by Luca Govoni
The world of the dithyrams of Francesco Redi, lyrical compositions that extol inebriation brought by wine, in the name of fantasy and “doing whatever you like”
“If of the grape the lovable blood / does not refresh the veins every hour, / then this life is too fleeting, / too short, and always in penury,” recited Francesco Redi in the name of Bacchus. It was 12 September 1666 when the doctor and naturalist from Arezzo declaimed for the first time the verses of the festive dithyramb Bacchus in Tuscany, an official ‘cicalata’ (rigmarole) in verse, before the Accademici della Crus- ca Italian philological and linguistic society, in the presence of princes Leopoldo and Mattias de’ Medici. The ‘stravizzo’, the collegial lunch organized twice a year, was a solemn supper that was held on the occasion of the election of new members and academic offices, and was punctuated by readings of cicalate, or ‘comical com- positions, to make one laugh’. “And stravizzo is eating, which together make conversations cheery,” says the dictionary of the Accademici della Crusca.
So, between one course and the next, between veal and sweetbread pie, turkey braised in wine and pheasants adorned with their feathers, the scholar Redi named 57 Tuscan and other Italian wines of quality, finally celebrating Montepulciano, which by the highest decree, is proclaimed ‘king of every wine’. The dithyrambs, lyrical compositions that extol inebriation from wine and express joie de vivre, gave historical continuity to the choral lyrical poetry of classical Greek literature, which celebrated Dionysus and his cult by bringing together poetry, music and dance. And yet, Francesco Redi’s rant in front of a learned audience in an explicitly ceremonial context is very similar to the desire for social escapism that man has always needed to demonstrate in widely diverse circumstances and contexts.
In effect, bearing in mind the context and not reducing the Bacchus in Tuscany composition to a relationship between man and the environment in terms of productivity, expressed by Redi in the enumeration of fine wines, a message can be seen that seems to have already been read, seen or experienced somewhere. There is a glimpse of a Dionysian world, not by chance, there where you can do what you want, to paraphrase Virgil in Dante. Hence, between a Claretto, a Trebbiano and a Colombano, Redi declaims: “I would sooner drink poison / than a glass, though it were full / of bitter and offensive coffee”, and, “Drink English cider / who would soon be underground”, or, “squalid cervoiseale”. So it seems accepted that fantasy and imagination may orient us towards a utopian and uchronic space-time dimension where “you can do whatever you want”. It seems permissible to state publicly and it recalls those topsy-turvy worlds wonderfully celebrated in paintings, etchings and writings.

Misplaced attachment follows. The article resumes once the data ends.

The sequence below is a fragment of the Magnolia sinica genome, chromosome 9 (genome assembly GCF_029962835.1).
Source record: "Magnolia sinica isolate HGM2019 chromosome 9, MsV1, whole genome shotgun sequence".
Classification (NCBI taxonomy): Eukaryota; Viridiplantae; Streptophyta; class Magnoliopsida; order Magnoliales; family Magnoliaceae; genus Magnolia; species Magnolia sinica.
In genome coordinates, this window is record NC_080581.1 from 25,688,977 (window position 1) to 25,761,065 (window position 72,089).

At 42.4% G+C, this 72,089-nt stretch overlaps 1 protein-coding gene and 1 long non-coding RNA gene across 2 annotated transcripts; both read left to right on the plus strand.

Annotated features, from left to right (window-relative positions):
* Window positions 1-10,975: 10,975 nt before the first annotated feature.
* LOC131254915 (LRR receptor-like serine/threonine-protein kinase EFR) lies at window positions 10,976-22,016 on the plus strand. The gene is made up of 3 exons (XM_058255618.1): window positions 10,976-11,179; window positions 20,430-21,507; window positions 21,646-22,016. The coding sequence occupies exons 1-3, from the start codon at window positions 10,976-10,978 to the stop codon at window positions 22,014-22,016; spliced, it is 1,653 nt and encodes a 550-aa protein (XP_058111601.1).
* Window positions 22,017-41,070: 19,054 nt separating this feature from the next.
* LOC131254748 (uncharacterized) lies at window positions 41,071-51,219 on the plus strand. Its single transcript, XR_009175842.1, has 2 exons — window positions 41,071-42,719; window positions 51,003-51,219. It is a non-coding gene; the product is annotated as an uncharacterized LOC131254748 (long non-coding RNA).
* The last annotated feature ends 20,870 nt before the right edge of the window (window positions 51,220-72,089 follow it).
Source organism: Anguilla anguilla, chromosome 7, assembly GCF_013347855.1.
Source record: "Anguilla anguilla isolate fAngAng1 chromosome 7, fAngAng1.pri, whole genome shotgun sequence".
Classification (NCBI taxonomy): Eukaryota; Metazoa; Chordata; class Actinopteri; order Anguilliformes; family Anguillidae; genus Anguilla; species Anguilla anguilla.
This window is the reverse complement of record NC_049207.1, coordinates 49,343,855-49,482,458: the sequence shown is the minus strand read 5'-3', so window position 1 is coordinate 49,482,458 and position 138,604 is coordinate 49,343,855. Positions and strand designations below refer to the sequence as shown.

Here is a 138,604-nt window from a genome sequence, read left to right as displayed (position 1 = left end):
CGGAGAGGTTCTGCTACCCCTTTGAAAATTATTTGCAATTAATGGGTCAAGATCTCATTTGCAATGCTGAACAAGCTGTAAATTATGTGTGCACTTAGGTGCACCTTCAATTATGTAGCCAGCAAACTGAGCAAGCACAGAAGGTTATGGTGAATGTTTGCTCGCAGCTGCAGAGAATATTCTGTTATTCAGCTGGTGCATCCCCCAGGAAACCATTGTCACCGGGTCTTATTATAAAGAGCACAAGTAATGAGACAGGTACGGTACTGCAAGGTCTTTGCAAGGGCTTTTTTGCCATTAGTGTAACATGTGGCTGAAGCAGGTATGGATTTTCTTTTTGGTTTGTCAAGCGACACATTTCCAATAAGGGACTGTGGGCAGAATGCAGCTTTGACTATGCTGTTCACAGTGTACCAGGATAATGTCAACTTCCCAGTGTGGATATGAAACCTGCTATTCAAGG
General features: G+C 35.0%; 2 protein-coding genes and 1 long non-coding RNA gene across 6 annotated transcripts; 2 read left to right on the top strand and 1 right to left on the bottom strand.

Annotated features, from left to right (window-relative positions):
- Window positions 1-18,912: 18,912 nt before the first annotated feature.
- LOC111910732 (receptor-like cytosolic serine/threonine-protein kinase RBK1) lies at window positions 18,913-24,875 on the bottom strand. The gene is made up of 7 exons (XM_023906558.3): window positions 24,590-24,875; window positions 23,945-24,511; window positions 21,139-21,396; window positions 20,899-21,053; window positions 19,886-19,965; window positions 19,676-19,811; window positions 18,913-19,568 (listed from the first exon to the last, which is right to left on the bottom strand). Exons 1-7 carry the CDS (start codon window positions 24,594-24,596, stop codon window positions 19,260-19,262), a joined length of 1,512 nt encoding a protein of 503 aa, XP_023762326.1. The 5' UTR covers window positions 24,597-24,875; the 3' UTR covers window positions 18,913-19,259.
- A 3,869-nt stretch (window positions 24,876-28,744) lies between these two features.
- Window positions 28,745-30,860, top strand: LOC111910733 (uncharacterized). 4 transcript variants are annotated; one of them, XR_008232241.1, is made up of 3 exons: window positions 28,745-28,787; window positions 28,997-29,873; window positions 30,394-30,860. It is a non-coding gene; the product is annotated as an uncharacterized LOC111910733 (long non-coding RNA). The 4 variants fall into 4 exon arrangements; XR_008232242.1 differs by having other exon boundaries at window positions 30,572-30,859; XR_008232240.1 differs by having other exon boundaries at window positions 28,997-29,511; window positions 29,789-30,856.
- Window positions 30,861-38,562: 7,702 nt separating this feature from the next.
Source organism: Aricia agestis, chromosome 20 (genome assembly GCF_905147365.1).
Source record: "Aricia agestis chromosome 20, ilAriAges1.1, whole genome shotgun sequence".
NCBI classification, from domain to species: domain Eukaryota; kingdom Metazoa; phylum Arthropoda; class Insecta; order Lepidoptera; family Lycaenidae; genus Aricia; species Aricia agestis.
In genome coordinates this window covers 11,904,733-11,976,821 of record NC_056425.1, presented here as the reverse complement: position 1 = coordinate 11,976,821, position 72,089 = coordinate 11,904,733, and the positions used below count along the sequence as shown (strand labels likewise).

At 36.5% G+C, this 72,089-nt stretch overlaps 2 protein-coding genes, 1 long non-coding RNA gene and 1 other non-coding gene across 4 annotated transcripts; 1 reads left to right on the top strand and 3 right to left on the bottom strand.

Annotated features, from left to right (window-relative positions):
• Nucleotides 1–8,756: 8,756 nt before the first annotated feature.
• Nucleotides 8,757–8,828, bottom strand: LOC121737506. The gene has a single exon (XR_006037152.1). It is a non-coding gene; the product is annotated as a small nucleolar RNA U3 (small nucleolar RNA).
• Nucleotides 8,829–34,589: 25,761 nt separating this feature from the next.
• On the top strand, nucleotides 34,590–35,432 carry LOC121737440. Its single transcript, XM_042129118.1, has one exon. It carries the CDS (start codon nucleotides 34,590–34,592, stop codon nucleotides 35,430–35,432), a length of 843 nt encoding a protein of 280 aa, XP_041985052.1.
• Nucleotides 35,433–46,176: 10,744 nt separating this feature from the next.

The great semantic field of the world turned upside-down, of the “you can do whatever you want”, could include the Coena Cypriani, which in fact confuses the mind of the apprentice Adso in The Name of the Rose, the worlds of Frigia and Lidia described in the Euripidean Baccananti, the places of opulence described in Crates’ Wild Beasts, where thrushes fly already cooked into men’s mouths, or in Cratinus’ Ploutoi, where they play dice with wheat loaves. And what of the Land of Plenty or the etchings of Giuseppe Maria Mitelli from Bologna, a contemporary of Francesco Redi? The artist carved puzzles, riddles and anagrams refer- ring to food and Italian specialities, which routinely became prizes: “The principal prerogatives of many Italian cities regarding things to eat”. And then there are the Burlesque Operas of Francesco Berni, Pietro Aretino, Ludovico Dolce, Francesco Sansovino, Girolamo Benivieni, Nicolò Martelli and several other authors. The Collection of Toasts compiled by Dr. Buontempone and published in 1878 gathers together a large number of toasts to be used on the occasion of solemn symposiums, cheerful suppers and ‘companionable pig-outs’: “Drinking is joy, drinking is life: / in wine swims every happiness; / Bacchus tames every torment; / Bacchus relieves every pain. Long live Bacchus! Long live Love!”
Michail Bachtin, analyzing the work of Rabelais in relation to popular culture and to the narrative defined as carnivalesque, showed that “even the oldest convivial images that have come down to us are profoundly conscious, intentional, philosophical, rich in values and living bonds with all the surrounding context, and are not at all the walking dead of now-forgotten worldviews. In the system of folk festivals, they have been developed and renewed over the course of thousands of years, and have continued to have conscious and artistically productive existence”.
In fact, the greasy pole is still seen in village festivities, certifying its transcendental meaning: the tree rises from the earth to the sky, and its heavenly branches are filled with delicious ripe and blessed fruit. The Tree of Plenty, which became the greasy pole, the topsy-turvy world, Mitelli’s game of plenty and Redi’s dithyrambs highlight a social limit and at the same time provide the means to cross it. Hence the setting down in prose of every vice or virtue, the mocking in a witty or moralizing way, the representing of the land of idleness, of freedom and of youth, and the celebrating of abundance and emancipation and so on is nothing other than belonging to a human legacy ius sanguinis that thumbs its nose at moral confines and social hierarchies. A sort of right to gypsy-dancing to the strains of “Fine daughter of love, a slave I am to your charms; with one word, one word only, all my troubles you can console”. With all due respect to moralists.